‘Keith Haring: The Political Line’: Crossing Boundaries

Feb. 4, 2015, 4:06 p.m.

On view at the de Young Museum in San Francisco until February 16, “The Political Line” explores the work of maverick American pop artist Keith Haring. Haring’s graphic, large-scale paintings have become icons of politics and New York street culture in the 1900s. “The Political Line” traces Haring’s progression from a subway graffiti artist to one of the most outspoken artists and social activists of the 20th century, noting the presence of political undertones and satire in his work.

The exhibit is arranged chronologically, a natural extension of the narrow, corridor-like structure of the gallery space. From his early subway chalk sketches to his enormous, paint-splattered tarps and canvases, it is interesting to note how the complexity of composition and color scheme in Haring’s work gradually deepens. Haring’s early work, consisting largely of gestural charcoal sketches, contrast starkly with the expansive paintings that characterized the latter parts of his career. Though the layout of the exhibition is not explicitly defined, there is a noticeable gradient when it comes to the scale of Haring’s works across time.

As the first major Keith Haring show on the West Coast in nearly two decades, “The Political Line” enables viewers to get up close and personal with Haring’s most iconic works. The topography of Haring’s large-scale paintings is surprisingly smooth, showcasing the pop artist’s technical skill. In his painting entitled “The Great White Way,” he juxtaposes religious symbolism — namely the Christian Cross — with the imagery of the penis; etched onto a 14-foot-tall, phallus-shaped canvas, “The Great White Way” exemplifies the artist’s razor-sharp line quality and his penchant for crude humor in his artwork.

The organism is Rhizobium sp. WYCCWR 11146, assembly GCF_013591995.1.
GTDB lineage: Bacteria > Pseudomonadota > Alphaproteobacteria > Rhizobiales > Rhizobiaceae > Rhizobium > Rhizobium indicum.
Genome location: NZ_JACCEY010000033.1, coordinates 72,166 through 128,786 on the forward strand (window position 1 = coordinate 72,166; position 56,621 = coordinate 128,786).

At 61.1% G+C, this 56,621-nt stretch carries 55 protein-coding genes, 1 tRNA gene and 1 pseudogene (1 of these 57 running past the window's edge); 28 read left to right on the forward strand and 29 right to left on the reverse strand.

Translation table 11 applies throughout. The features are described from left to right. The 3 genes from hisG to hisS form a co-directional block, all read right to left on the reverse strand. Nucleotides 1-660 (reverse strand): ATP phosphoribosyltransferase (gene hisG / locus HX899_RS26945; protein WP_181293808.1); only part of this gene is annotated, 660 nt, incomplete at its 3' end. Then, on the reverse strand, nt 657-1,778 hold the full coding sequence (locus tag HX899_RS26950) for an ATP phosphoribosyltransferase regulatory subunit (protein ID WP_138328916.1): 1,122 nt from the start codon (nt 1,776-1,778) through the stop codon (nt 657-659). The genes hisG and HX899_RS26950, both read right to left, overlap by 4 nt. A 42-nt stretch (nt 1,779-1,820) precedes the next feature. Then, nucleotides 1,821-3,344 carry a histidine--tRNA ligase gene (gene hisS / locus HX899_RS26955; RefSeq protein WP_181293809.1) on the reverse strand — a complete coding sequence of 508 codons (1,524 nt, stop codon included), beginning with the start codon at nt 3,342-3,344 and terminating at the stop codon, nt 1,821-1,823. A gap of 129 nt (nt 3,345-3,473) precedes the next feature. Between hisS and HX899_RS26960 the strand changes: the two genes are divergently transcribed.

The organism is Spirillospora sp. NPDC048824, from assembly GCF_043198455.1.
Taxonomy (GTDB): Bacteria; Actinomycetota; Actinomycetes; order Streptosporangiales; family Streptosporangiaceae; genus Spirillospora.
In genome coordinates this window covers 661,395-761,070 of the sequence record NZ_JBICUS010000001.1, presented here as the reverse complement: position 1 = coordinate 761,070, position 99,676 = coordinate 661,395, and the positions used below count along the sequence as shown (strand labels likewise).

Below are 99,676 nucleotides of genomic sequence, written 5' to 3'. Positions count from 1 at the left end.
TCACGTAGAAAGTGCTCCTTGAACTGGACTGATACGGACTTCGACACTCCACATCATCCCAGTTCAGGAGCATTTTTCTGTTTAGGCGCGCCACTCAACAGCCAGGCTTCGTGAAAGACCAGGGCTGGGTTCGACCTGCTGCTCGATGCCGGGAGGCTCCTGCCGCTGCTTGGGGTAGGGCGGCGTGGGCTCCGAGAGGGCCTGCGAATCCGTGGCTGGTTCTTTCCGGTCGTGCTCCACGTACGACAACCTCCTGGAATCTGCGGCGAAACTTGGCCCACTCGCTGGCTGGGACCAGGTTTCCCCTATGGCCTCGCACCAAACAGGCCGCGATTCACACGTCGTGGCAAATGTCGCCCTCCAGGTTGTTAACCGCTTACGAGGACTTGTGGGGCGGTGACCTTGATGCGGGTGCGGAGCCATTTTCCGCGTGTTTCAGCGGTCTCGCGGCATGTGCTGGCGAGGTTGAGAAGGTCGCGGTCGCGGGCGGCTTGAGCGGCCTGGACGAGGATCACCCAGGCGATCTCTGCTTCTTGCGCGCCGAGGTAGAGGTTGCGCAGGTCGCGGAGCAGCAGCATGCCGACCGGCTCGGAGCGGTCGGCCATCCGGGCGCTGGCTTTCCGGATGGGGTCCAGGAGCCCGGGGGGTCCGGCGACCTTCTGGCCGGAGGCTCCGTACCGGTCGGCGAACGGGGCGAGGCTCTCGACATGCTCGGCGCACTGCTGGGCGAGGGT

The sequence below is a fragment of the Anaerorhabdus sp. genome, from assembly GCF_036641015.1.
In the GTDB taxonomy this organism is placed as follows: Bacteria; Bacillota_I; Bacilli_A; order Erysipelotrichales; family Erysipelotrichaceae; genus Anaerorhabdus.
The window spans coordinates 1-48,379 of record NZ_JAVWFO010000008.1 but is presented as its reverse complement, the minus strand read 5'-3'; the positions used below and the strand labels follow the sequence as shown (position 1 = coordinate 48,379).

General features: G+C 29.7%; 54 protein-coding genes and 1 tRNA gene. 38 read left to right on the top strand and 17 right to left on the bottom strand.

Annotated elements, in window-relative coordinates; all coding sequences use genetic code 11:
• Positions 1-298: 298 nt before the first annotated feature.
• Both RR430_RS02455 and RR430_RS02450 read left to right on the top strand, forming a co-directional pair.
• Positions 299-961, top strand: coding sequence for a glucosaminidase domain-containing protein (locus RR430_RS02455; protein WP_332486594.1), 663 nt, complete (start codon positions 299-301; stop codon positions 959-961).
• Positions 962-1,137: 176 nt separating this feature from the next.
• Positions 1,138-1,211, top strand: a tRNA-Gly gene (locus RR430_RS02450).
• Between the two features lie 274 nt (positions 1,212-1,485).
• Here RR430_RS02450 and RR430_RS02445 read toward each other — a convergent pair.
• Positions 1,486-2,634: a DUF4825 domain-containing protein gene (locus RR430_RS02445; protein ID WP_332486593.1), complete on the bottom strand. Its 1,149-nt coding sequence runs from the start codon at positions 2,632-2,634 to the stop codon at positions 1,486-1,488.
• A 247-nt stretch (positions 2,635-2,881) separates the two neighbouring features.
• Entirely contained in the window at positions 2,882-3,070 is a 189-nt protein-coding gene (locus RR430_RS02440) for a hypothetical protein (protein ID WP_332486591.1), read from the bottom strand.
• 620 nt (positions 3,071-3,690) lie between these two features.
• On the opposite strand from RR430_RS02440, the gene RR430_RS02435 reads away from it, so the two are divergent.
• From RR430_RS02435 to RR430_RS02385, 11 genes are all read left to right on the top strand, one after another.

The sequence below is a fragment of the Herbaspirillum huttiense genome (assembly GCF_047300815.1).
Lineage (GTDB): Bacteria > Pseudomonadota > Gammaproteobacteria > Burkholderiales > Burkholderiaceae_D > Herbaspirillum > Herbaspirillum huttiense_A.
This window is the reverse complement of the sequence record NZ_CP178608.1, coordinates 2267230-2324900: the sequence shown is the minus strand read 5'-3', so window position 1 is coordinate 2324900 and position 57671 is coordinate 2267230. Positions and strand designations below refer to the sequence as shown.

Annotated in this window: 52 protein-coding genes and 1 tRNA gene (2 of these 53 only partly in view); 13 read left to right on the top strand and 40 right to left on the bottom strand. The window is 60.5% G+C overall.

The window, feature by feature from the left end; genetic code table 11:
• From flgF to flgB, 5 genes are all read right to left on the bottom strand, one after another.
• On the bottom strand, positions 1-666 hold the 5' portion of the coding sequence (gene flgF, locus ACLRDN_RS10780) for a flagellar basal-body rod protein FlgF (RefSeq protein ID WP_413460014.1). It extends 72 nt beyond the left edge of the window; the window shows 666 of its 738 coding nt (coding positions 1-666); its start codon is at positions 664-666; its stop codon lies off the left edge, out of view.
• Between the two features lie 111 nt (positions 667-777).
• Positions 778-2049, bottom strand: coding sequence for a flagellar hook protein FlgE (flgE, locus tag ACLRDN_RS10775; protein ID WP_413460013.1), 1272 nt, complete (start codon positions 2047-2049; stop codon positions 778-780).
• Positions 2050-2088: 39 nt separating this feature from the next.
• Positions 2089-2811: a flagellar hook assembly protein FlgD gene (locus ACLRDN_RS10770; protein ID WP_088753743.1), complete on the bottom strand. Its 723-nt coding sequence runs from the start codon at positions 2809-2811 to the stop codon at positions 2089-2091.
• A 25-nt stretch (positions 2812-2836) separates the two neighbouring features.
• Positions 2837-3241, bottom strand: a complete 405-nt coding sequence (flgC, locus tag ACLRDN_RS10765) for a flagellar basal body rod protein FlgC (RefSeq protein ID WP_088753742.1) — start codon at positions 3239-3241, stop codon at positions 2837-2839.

Levity and satire are defining features of Haring’s work. Haring’s style is hard-edged with cartoon-like qualities, often featuring bright color schemes loaded with primary colors. Perhaps, paradoxically, Haring uses humor to address heavy topics, such as racism and imbalances of power in a capitalistic society. In his 1968 piece “Prophets of Rage,” Haring depicts a black figure shackled by chains alongside a decapitated white man, making a statement about turbulent race relations in the United States. In other cases, Haring takes cartoon celebrities, such as Mickey Mouse, and portrays them as grotesque caricatures, condemning popular culture. Fiercely opposed to racial intolerance and ecocide, Haring employs graphic, outlandish imagery to draw attention to issues he is passionate about.

“The Political Line” is on view until Feb. 16, 2015 at the de Young Museum.

Contact Eric Huang at eyhuang ‘at’ stanford.edu.

Eric Huang is a junior at Stanford University hailing from Irvine, California. An aspiring computer science major and art practice minor, Eric's passion for visual arts manifests itself not only in his practice, but also in his writing. To contact Eric, shoot him an email: [email protected].

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